Citigroup Gets to Keep $38B of Loss Deductions

Friday, the Internal Revenue Service suspended the present law Section 382 denial of loss deductions in the event of a “takeover” of a financial institution by Treasury via its investment of TARP funds. This will allow Citigroup (C) to keep $38 b. of loss deductions. A Treasury spokesman said Section 382 was never intended to take away losses when the takeover was by the government. True enough. Section 382 was intended to stop corporate raiders from taking over unprofitable firms just for their tax deductions of in the 1980’s. Nonetheless, this is a back door way for Treasury to capitalize financial institutions. It just goes to show, that when circumstances change dramatically, the law changes with them. This morning’s Washington Post article lays it all out.

Disclaimer: This page contains affiliate links. If you choose to make a purchase after clicking a link, we may receive a commission at no additional cost to you. Thank you for your support!

About Pete Davis 99 Articles

Affiliation: Davis Capital Investment Ideas

Pete Davis advises Wall Street money managers on Washington policy developments that affect the financial markets. President of his own consulting firm since 1992, Davis Capital Investment Ideas, he draws on 11 years of experience as a Capitol Hill economist with the Joint Committee on Taxation (1974-1981), the Senate Budget Committee (1981-1983), and Senator Robert C. Byrd (1992). He worked in the House and Senate, and for Republicans and Democrats.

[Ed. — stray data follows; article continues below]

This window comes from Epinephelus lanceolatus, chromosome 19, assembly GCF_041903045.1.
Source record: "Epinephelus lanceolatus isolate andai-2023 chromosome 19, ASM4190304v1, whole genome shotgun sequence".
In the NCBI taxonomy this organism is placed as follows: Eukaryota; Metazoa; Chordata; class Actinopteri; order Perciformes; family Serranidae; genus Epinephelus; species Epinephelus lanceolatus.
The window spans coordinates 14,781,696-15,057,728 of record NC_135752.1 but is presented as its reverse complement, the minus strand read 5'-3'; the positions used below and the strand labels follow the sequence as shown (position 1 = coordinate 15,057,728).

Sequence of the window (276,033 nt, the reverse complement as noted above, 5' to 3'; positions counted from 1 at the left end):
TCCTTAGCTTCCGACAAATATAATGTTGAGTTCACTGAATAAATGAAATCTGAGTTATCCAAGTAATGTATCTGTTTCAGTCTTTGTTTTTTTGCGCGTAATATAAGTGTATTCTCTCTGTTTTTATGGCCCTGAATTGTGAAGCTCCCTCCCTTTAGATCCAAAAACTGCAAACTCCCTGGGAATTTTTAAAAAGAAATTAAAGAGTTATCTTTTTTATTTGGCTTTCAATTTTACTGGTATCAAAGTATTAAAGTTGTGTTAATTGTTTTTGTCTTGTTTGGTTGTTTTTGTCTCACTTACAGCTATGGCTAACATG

Davis brought the first computer policy model, the Treasury Individual Income Tax Model, to Capitol Hill in early 1974, when he became a revenue estimator on the Joint Committee on Taxation. He formulated the 1975 rebate, the earned income tax credit, the 1976 estate tax rates, the 1978 marginal tax rates, and the Roth-Kemp tax cut. He left Capitol Hill in 1983 for the Washington Research Office of Prudential-Bache Securities, where he advised investors for seven years.

Davis has long written a newsletter on the Washington-Wall Street connection for his clients; Capital Gains and Games is his first foray into the blogosphere.

Visit: Capital Gains and Games

Be the first to comment

Leave a Reply

Your email address will not be published.


This site uses Akismet to reduce spam. Learn how your comment data is processed.